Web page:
The Sui-Tang period was another milestone in the development of the Chinese culture after the Qin-Han period. In terms of the flourishing age in ancient China, no one can write off the Han Dynasty and the Tang Dynasty. In 589, the unification of China by the founder of the Sui Dynasty put an end to the period of division and turmoil, which lasted more than three centuries. The foundation of the Tang Dynasty ushered in a mighty Tang empire. The Tang Dynasty was at that time the largest and, economically and culturally speaking, the most developed empire in the world. Supported by the full-fledged national strength, the culture in the golden age of the Sui and Tang dynasties saw its achievements surpassing those in the previous dynasties. The cultural progress resulted from the following factors. The economic development in the south in Wei, Jin and Southern dynasties acted as a catalyst in the leap of economic strength of ancient China. The decline of the influential and privileged families of scholar-officials and of hereditary power and the landlords made it possible for the clan commoners to enter the historical arena and for the newly-emerging forces to rise rapidly to dominance, which unleashed the social productive forces and transformed the social system. The integration of the cultures of different nationalities infused the social development with vitality.
The Sui and the Tang dynasties were magnanimous and tolerant in their academic and cultural policy. Confucianism, Taoism and Buddhism were competing against each other in a bizarre and beautiful way. Integration was the result of mutual absorption and infiltration. Emperor Wen Di of the Sui Dynasty esteemed both Buddhism and Confucianism. Taoism won special royal favor in the Tang period, because Li Er (Laozi), who was supposed to be the founder of that school, had the same family name as the imperial family. In one of his edits, Emperor Gao Zu Li Yuan explicitly said that Taoism should be given priority over all other religious faiths. Emperor Gao Zong conferred on Li Er the posthumous title of the Supreme Emperor of the Profound Heavens and on Zhuangzi the title of the True Man of Nanhua. Empress Wu Zetian promoted and popularized Buddhist doctrines. Encouraged by the monarch, Buddhism as a religious faith had a mass adherence. Buddhism started to split up into different Buddhist sects, such as the Tiantai sect, the Huayan sect and the Chan sect. In the Sui-Tang period, the process of the integration of Buddhism into the traditional Chinese culture was by and large accomplished. Confucianism remained in the dominant position in the Tang Dynasty. Together with the political unity, the northern and southern branches of the study of Confucian classics collaborated. Emperor Tai Zong of the Tang Dynasty entrusted Kong Yingda and others with a task of annotating The Five Classics. They completed the 180-volume Annotations to The Five Classics. Tai Zong also authorized Yan Shigu to collate and edit the texts of The Five Classics, creating Definitive Edition of the Five Classics. The sovereigns’ tolerance of Confucianism, Taoism and Buddhism was helpful for the three branches to assimilate and merge with each other, resulting in the integration of the three, on the basis of which the Confucian school of idealistic philosophy of the Song and Ming dynasties took shape.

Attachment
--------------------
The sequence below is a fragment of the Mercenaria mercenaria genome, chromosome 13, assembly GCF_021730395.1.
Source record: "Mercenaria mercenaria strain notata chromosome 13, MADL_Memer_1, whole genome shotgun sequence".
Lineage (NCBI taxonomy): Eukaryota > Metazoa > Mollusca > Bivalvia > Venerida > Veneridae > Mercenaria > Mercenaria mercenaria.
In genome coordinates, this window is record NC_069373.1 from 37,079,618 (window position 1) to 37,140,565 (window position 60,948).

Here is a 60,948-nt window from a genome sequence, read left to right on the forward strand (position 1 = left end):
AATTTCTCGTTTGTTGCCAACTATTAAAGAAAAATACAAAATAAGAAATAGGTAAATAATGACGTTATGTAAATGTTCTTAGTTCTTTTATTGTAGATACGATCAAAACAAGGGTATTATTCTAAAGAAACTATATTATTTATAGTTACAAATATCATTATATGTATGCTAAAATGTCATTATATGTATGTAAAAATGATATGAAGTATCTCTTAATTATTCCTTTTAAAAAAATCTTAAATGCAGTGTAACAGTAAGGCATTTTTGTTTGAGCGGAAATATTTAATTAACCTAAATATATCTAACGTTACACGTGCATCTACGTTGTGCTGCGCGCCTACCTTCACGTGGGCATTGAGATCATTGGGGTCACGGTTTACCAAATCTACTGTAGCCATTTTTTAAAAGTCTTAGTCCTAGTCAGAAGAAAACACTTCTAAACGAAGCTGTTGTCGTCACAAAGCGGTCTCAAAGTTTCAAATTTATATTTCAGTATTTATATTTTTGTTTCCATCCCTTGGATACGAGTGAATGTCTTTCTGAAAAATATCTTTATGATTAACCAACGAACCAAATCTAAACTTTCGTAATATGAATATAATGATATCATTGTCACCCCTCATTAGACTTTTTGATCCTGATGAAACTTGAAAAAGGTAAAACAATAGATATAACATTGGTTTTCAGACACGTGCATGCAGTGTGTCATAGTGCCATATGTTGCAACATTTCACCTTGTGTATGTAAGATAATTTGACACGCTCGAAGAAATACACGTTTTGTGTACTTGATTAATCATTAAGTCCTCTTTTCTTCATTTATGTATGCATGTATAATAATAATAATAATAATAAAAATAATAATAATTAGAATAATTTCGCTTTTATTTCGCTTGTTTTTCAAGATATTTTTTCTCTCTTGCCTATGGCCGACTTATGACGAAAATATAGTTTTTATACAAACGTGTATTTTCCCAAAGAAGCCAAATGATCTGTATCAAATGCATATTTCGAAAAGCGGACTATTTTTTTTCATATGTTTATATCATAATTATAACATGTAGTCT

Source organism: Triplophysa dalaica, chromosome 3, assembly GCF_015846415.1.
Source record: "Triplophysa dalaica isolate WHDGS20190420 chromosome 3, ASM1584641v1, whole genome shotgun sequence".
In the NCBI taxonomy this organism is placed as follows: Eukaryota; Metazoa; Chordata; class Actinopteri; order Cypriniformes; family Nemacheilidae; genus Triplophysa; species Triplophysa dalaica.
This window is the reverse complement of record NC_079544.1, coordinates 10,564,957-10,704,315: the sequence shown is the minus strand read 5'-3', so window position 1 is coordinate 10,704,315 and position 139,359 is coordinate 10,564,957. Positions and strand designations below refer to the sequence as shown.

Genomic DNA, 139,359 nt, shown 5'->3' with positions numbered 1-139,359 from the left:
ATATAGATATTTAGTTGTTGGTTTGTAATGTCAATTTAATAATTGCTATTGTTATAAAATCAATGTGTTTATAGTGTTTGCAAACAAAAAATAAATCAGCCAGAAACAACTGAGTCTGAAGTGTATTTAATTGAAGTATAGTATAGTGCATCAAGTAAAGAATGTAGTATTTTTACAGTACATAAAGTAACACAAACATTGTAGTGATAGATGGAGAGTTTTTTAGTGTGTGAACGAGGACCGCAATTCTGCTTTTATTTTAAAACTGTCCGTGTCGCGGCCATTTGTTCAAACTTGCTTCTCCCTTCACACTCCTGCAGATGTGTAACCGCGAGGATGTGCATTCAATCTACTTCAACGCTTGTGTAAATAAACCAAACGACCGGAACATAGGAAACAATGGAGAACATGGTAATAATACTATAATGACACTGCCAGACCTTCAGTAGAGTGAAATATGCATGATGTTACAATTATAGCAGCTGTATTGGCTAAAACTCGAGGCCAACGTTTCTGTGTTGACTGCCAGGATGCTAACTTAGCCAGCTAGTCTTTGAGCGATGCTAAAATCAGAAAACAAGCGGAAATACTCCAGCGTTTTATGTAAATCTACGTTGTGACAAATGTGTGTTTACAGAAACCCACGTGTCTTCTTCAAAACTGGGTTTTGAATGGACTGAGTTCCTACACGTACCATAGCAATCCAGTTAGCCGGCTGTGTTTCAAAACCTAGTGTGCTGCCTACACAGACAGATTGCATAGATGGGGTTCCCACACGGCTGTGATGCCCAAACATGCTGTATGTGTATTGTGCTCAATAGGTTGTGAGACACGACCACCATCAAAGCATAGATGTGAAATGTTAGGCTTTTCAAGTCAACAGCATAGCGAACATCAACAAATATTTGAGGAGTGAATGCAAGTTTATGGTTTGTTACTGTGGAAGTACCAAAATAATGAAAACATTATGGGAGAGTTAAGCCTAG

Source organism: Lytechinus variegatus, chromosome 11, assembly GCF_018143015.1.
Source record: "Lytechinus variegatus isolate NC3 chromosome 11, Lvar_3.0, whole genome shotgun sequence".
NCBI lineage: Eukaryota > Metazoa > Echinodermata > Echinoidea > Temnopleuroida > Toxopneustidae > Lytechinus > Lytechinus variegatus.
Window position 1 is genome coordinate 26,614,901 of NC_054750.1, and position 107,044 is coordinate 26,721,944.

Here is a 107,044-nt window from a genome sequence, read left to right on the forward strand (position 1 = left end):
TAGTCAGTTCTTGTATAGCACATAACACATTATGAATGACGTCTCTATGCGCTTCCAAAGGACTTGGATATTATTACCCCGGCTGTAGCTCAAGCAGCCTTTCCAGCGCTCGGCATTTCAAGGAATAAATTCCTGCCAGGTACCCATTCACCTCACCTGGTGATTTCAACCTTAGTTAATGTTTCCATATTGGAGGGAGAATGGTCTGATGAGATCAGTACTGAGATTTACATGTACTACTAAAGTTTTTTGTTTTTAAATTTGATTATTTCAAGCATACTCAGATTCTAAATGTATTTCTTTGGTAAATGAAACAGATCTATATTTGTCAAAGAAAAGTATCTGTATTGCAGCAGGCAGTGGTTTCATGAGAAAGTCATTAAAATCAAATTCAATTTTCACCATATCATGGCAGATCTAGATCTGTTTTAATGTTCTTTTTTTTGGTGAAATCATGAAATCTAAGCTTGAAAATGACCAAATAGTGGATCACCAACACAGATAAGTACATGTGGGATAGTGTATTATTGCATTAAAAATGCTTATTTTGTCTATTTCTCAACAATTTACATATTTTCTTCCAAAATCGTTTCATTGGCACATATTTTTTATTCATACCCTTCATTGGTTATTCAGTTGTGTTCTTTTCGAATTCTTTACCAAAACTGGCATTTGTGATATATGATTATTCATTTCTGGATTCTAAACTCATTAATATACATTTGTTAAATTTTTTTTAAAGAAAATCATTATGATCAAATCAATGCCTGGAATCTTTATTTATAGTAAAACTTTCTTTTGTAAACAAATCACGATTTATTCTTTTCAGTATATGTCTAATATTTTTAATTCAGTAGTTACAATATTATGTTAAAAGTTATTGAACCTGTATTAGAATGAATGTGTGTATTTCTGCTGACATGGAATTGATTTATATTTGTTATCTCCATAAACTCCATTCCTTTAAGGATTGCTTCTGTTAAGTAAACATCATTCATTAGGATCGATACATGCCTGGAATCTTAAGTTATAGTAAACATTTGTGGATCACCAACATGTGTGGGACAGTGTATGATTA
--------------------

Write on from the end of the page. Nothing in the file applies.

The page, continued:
The magnificent culture in the Sui-Tang dynasties demonstrated to the world her self-confidence, her vigor and her openness. The Tang empire developed extensive ties with many countries and regions. The golden age of Sui-Tang witnessed closer relations between China and foreign countries. Chang’an was the cosmopolitan cultural center. People of the minority nationalities in China as well as foreign emissaries, ecclesiastics and merchants came to Chang’an en masse, bringing with them exotic products, music, dance, customs and religions, such as Buddhism, calendric system, medical science, art of South Asia, music and dance from Central Asia, Zoroastrianism, Christianity, Manicheism(摩尼教) and Islamism from West Asia. The cultural exchange between China and foreign countries reached an unprecedented climax. The open policy of Sui-Tang indicated the self-confidence and great momentum derived from the overall national strength and the advanced spiritual civilization.
A gem of the Chinese culture, Tang poetry attained its peak in the celebrated poets Li Bai, Du Fu, Wang Wei and Bai Juyi, who left behind tens of thousands of poems, giving the world an inexhaustible treasure and incomparable heritage. In the meantime, a galaxy of calligraphers appeared, of whom the most influential were Yan Zhenqing and Huai Su. Included in the names of great Tang painters were Yan Liben and Wu Daozi. As a noted Tang astronomer, Monk Yi Xing was remembered for his unparalleled achievements in this field. The engravings were exquisite. The art of papermaking and block printing was passed on to other nations and continents and as a result the Chinese made a tremendous contribution to the world culture.